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Long Islanders open dialogue on Trayvon Martin case

Miles Palmore-Middleton, 13, of Amityville, explains how even

Miles Palmore-Middleton, 13, of Amityville, explains how even those he considers his friends, often cross the fine line of the societal acceptance of racial harassment, explaining that he often feels intimidated at some of the verbal cues that he picks up on within his social circle at Molloy College-Suffolk Center. (July 17, 2013) Credit: Johnny Milano

A group of Long Islanders, concerned about what they said was racial inequality at the heart of a Florida murder trial over the killing of an unarmed black teen, agreed Wednesday night to take the discussion to a wider audience in the region.

Community leaders organized the forum after sensing the need to channel frustration they noticed, particularly in the black community, over the verdict Saturday in Florida that cleared neighborhood watch leader George Zimmerman in the February 2012 killing of Trayvon Martin.

The discussion held at the Molloy College Suffolk Center in East Farmingdale attracted a diverse group of more than 60 people who responded to the leaders' call "to have a rare and open dialogue on the thorny issue" of race.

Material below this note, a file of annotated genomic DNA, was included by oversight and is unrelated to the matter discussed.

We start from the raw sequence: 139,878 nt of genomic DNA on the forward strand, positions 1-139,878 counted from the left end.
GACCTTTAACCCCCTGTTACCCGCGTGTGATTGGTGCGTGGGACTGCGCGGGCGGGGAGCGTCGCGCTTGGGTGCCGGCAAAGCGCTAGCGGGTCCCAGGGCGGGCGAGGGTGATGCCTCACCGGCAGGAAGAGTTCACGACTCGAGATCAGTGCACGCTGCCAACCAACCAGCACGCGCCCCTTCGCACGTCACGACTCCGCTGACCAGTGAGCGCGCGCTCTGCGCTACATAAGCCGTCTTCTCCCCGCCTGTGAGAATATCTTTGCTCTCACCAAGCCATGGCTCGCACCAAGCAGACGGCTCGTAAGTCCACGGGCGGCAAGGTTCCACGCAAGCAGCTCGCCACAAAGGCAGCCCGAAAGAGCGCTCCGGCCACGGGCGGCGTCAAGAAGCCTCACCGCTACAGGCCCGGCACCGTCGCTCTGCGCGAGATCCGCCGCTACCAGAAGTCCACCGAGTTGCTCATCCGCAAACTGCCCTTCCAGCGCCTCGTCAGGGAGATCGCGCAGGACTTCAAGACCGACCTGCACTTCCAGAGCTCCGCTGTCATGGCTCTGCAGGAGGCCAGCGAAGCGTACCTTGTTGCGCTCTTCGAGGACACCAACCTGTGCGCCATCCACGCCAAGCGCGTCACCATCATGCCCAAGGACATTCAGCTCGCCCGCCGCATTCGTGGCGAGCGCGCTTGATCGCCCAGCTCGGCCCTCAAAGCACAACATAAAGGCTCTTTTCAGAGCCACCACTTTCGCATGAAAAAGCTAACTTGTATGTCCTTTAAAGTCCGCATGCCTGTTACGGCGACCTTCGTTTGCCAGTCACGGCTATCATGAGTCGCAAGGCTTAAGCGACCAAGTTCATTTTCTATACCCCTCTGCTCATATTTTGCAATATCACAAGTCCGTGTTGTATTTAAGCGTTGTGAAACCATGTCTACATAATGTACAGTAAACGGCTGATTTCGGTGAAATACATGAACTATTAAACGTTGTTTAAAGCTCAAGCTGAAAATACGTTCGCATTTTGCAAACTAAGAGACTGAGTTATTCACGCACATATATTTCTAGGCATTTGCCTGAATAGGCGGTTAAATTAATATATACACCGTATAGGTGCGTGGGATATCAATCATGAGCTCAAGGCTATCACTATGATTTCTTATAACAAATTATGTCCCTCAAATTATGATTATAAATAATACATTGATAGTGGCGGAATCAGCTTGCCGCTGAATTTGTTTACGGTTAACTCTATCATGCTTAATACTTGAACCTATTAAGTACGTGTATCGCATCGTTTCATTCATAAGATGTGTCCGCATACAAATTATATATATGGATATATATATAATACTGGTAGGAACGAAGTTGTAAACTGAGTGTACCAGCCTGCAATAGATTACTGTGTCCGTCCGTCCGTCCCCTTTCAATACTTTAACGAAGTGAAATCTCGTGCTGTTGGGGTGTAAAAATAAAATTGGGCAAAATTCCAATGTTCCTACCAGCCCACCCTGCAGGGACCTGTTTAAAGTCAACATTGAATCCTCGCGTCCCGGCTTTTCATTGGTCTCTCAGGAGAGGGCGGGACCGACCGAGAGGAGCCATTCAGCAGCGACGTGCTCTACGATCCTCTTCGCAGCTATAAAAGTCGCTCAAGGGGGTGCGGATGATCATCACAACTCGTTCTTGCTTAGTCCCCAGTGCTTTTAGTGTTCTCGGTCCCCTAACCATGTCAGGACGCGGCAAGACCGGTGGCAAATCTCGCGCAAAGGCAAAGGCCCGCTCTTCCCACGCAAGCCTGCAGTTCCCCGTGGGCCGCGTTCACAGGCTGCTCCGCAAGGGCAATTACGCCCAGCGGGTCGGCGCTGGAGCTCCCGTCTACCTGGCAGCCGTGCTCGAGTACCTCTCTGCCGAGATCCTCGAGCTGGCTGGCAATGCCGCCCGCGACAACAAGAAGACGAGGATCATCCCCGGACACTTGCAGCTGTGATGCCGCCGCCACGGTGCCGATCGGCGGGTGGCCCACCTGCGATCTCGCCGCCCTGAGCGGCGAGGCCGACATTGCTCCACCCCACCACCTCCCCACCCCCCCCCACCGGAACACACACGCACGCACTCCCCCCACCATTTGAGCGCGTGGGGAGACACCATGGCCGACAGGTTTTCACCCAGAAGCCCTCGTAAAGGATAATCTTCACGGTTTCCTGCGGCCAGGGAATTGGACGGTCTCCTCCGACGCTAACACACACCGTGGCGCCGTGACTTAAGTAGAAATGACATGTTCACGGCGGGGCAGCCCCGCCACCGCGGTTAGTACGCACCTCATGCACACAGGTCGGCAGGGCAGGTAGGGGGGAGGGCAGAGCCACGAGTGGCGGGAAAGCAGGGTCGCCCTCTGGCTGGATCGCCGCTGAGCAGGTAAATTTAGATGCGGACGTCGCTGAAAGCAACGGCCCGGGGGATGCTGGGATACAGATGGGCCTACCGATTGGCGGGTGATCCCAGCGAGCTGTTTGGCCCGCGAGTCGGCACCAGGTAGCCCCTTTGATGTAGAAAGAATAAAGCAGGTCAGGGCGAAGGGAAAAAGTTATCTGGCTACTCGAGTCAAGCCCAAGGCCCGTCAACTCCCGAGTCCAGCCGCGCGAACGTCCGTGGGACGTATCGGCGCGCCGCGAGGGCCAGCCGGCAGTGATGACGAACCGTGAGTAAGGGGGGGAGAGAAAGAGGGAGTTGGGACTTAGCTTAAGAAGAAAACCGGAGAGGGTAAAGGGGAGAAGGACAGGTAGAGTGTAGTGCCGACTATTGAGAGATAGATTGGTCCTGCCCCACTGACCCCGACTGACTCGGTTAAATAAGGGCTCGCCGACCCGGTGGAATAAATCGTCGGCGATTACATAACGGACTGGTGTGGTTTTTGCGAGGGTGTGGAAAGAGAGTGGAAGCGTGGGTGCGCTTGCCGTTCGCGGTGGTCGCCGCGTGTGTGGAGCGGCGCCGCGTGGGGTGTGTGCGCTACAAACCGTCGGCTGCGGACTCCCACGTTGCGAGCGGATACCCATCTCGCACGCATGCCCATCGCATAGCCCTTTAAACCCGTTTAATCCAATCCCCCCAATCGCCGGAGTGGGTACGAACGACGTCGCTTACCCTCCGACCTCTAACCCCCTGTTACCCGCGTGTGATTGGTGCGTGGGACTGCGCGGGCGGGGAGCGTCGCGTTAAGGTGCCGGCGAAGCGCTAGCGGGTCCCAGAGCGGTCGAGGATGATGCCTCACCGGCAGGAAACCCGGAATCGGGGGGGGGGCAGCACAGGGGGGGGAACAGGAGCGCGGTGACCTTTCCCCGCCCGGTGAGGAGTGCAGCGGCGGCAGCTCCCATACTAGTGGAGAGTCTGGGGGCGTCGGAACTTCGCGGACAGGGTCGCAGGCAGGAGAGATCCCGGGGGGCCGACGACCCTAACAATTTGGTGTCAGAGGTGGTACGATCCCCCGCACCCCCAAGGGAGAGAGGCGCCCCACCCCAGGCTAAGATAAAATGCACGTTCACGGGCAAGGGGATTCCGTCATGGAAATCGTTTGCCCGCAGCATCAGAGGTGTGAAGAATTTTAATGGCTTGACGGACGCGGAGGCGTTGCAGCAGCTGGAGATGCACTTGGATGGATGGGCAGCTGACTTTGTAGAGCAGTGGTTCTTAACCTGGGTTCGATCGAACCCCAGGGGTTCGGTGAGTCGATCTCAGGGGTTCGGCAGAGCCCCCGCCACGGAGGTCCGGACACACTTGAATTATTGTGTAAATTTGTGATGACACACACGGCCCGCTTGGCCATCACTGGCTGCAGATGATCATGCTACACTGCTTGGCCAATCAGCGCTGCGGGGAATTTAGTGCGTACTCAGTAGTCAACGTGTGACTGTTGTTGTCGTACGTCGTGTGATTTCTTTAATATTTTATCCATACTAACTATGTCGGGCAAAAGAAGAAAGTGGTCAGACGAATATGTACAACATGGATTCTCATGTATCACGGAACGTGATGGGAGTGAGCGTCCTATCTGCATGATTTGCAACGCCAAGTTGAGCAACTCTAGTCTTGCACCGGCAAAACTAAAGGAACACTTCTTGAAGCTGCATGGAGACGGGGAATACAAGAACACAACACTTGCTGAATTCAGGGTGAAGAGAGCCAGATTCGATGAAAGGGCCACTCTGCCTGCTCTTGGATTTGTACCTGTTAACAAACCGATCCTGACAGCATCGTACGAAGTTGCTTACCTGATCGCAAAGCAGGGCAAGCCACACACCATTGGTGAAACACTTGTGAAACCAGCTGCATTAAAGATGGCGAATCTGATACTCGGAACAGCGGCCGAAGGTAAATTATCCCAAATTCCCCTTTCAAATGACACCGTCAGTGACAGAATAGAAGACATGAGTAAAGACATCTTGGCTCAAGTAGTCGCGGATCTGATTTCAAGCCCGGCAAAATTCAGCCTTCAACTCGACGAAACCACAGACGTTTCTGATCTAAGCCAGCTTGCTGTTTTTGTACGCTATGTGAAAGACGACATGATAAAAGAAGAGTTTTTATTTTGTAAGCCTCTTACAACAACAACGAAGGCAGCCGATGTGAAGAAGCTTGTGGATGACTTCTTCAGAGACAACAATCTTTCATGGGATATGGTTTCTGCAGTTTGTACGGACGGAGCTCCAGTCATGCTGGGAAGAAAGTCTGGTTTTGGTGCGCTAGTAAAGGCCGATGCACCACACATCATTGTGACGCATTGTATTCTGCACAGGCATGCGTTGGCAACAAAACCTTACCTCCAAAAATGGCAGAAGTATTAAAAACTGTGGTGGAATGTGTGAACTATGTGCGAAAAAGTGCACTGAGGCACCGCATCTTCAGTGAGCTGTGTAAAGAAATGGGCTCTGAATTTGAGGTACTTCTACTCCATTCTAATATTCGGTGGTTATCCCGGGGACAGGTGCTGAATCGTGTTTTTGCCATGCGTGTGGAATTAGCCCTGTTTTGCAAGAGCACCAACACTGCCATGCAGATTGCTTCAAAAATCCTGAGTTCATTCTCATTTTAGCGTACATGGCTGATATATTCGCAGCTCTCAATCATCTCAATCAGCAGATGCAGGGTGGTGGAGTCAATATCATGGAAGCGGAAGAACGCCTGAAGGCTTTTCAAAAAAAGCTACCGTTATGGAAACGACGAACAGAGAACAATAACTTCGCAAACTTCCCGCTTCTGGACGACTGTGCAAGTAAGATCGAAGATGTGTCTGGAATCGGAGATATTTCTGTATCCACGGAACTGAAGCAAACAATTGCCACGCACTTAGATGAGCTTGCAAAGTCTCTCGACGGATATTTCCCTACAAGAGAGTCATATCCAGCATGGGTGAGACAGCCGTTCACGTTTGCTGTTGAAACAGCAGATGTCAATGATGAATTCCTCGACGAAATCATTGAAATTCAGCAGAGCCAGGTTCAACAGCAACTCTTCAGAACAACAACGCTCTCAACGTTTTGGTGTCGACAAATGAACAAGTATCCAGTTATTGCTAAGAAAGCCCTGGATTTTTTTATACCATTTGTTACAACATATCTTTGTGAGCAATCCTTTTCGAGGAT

Many spoke candidly about their frustrations with the case and about the slow progress in the fight for equality on Long Island as blacks and other minorities face barriers in housing, education and civil rights.

A. Brian Leander of Elmont said the Zimmerman acquittal left many feeling that "a young man will never be able to tell his story" on issues that affect black men assailed by racial prejudice.

"What I hear Trayvon say from the grave is that 'I'm scared,' " Leander said. "He died because he chose to fight, and for African-American men, we face that choice in every waking moment of our lives, whether to fight or flee."

Related marches and mostly peaceful demonstrations have taken place throughout the nation as activists call for the U.S. Department of Justice to pursue federal charges in the case.

Deidra Parrish Williams, a hospital foundation executive and forum organizer, said racially charged cases often cause residents of Long Island's fractured communities to "retreat into their tents" instead of addressing tensions.

"We have inherited a segregated region and my thinking is we can do better," she said. "At the very least, I hope that we break through one basic barrier and that is the barrier that keeps us from having conversations with people of other races."

Event co-organizer David Kilmnick, an advocate on issues affecting gay, lesbian, bisexual and transgender people, said he hopes that "out of this comes a coalition to work together on discrimination and inequality across all different groups."

While speaker after speaker emphasized the need to take specific steps to improve access to education, pursue political representation and seek institutional reforms, the group agreed to continue these forums as the effort grows.

One man asked the audience to start spreading the message of equality and acceptance with something as simple as a growing circle of friends: "When was the last time you had someone over for dinner who was not from your race or ethnicity?"

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